The Voting Process: The Presidential Election Process

940 Words4 Pages
To be eligible to vote a person must meet three qualifications: they must be at least 35 years old, be a natural-born citizen of the United States, and have been a resident for 14 years. The process for electing a president begins with primary elections and caucuses, where voters pick a candidate they support. The next step is nominating conventions where political parties choose who they want to represent their party in the presidential race. After they are nominated the candidates travel across the country campaigning to outline their views and plans to voters as well as debate with fellow candidates. After the campaign tours the next step is to hold the election, where the next president is determined by the candidate with the most electoral…show more content…
There are different types of primaries and caucuses that can occur in states. Open primaries allow for voters to cast a vote regardless of prior registration and party affiliation. On the other hand, closed primaries require voters to register before the primary occurs and only allows them to vote for the candidates’ party that is hosting the primary. A compromise occurs with hybrid primaries where voters who have not registered with a party can vote for either party’s candidates, but those who have registered with a party can only vote for the candidate whose party they registered. The main difference between a primary and a caucus is in how they are run. During a caucus voters divide themselves up according to which candidate they support. After this is done each candidate gives a speech and tries to convince voters to join their group. When all the speeches are finished voters arrange themselves again and they are counted to calculate the delegates that the candidate has…show more content…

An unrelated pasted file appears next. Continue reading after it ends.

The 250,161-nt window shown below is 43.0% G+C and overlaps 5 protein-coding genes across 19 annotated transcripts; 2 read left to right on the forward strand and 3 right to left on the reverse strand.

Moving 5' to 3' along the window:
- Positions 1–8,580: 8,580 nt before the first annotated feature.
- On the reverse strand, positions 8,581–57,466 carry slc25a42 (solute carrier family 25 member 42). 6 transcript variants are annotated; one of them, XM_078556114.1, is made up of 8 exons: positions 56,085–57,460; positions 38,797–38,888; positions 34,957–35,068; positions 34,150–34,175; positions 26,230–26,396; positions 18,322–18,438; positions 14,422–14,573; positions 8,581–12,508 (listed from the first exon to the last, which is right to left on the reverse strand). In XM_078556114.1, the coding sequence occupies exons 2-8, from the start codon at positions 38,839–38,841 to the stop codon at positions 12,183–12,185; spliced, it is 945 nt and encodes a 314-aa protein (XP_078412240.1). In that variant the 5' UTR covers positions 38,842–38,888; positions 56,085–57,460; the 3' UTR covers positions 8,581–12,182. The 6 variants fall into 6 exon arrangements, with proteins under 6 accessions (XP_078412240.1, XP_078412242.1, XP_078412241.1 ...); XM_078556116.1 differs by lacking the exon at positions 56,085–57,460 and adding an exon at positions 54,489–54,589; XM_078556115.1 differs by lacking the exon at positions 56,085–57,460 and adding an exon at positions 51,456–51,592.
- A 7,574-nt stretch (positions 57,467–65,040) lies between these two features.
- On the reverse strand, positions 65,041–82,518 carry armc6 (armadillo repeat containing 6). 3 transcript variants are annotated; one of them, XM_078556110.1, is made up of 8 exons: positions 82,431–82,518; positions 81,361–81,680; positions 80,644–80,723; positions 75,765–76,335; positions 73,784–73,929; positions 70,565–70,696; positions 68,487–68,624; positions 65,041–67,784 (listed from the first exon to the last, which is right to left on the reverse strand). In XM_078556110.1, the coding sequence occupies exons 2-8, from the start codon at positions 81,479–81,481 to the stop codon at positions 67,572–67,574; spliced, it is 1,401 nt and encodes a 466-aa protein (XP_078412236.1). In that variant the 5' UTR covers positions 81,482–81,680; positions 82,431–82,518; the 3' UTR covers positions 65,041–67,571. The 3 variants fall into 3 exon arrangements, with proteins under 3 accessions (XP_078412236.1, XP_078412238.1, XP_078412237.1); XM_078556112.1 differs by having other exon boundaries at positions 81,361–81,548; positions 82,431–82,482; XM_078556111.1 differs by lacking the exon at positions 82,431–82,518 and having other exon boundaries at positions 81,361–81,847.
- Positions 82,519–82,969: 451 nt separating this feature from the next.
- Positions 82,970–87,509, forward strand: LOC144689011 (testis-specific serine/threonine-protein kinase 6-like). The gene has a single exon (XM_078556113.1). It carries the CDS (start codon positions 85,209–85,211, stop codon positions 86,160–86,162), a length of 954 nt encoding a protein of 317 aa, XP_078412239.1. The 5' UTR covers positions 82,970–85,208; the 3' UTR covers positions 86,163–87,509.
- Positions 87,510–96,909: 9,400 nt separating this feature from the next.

The general election occurs in early November where the population votes, known as the popular vote, for who they would like to be president. However, the popular vote is not used to determine the next president of the United States. The votes from the Electoral College are used to determine the winner of the election. Political parties select who will serve as electors, then the electors will meet and Congress will count the votes for President and Vice President. In order to win presidency a nominee must gain 270 electoral votes, over half of the 538 electoral votes. The state of Tennessee has 11 votes in the Electoral College. The state with the most votes is California with 55 votes and the state with the smallest amount of votes is a tie between Alaska, North Dakota, South Dakota, Montana, Wyoming, Vermont, and Delaware. It is possible for no nominee on the ballot to gain enough Electoral votes to win presidency. If this happens then the House of Representatives decides from three nominees with the most electoral votes. The Senate decides the Vice President from the top two nominees. If the House does not decide by Inauguration day then the Vice President chosen by the Senate acts as President until one is
Open Document